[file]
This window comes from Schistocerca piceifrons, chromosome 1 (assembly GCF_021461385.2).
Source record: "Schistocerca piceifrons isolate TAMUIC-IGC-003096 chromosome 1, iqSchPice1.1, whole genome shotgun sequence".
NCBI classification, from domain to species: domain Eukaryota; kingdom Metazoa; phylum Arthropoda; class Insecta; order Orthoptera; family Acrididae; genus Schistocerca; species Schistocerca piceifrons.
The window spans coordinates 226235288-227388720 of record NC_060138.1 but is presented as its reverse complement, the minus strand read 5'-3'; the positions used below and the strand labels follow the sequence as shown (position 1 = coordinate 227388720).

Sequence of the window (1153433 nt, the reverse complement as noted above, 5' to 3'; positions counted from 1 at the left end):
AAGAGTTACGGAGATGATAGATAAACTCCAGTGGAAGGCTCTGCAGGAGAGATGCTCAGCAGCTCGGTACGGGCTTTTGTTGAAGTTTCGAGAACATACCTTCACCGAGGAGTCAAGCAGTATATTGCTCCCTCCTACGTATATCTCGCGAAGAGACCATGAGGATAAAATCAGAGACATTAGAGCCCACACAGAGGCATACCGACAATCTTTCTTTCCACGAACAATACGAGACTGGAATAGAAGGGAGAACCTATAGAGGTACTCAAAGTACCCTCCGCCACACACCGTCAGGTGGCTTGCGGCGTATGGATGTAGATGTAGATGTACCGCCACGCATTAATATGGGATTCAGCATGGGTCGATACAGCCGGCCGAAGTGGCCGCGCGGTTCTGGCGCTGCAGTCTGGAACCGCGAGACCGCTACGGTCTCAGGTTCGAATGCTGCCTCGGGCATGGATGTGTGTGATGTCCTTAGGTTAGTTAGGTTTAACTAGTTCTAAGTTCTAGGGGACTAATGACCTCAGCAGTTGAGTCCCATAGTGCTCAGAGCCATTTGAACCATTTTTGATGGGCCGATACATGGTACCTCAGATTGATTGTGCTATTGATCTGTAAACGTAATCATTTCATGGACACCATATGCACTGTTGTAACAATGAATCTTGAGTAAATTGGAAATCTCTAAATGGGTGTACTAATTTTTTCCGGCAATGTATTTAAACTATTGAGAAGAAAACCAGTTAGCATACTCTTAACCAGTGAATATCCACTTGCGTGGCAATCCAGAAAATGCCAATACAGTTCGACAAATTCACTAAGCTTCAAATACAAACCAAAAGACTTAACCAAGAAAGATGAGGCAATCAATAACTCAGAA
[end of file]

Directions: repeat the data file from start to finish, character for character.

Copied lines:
This window comes from Schistocerca piceifrons, chromosome 1 (assembly GCF_021461385.2).
Source record: "Schistocerca piceifrons isolate TAMUIC-IGC-003096 chromosome 1, iqSchPice1.1, whole genome shotgun sequence".
NCBI classification, from domain to species: domain Eukaryota; kingdom Metazoa; phylum Arthropoda; class Insecta; order Orthoptera; family Acrididae; genus Schistocerca; species Schistocerca piceifrons.
The window spans coordinates 226235288-227388720 of record NC_060138.1 but is presented as its reverse complement, the minus strand read 5'-3'; the positions used below and the strand labels follow the sequence as shown (position 1 = coordinate 227388720).

Sequence of the window (1153433 nt, the reverse complement as noted above, 5' to 3'; positions counted from 1 at the left end):
AAGAGTTACGGAGATGATAGATAAACTCCAGTGGAAGGCTCTGCAGGAGAGATGCTCAGCAGCTCGGTACGGGCTTTTGTTGAAGTTTCGAGAACATACCTTCACCGAGGAGTCAAGCAGTATATTGCTCCCTCCTACGTATATCTCGCGAAGAGACCATGAGGATAAAATCAGAGACATTAGAGCCCACACAGAGGCATACCGACAATCTTTCTTTCCACGAACAATACGAGACTGGAATAGAAGGGAGAACCTATAGAGGTACTCAAAGTACCCTCCGCCACACACCGTCAGGTGGCTTGCGGCGTATGGATGTAGATGTAGATGTACCGCCACGCATTAATATGGGATTCAGCATGGGTCGATACAGCCGGCCGAAGTGGCCGCGCGGTTCTGGCGCTGCAGTCTGGAACCGCGAGACCGCTACGGTCTCAGGTTCGAATGCTGCCTCGGGCATGGATGTGTGTGATGTCCTTAGGTTAGTTAGGTTTAACTAGTTCTAAGTTCTAGGGGACTAATGACCTCAGCAGTTGAGTCCCATAGTGCTCAGAGCCATTTGAACCATTTTTGATGGGCCGATACATGGTACCTCAGATTGATTGTGCTATTGATCTGTAAACGTAATCATTTCATGGACACCATATGCACTGTTGTAACAATGAATCTTGAGTAAATTGGAAATCTCTAAATGGGTGTACTAATTTTTTCCGGCAATGTATTTAAACTATTGAGAAGAAAACCAGTTAGCATACTCTTAACCAGTGAATATCCACTTGCGTGGCAATCCAGAAAATGCCAATACAGTTCGACAAATTCACTAAGCTTCAAATACAAACCAAAAGACTTAACCAAGAAAGATGAGGCAATCAATAACTCAGAA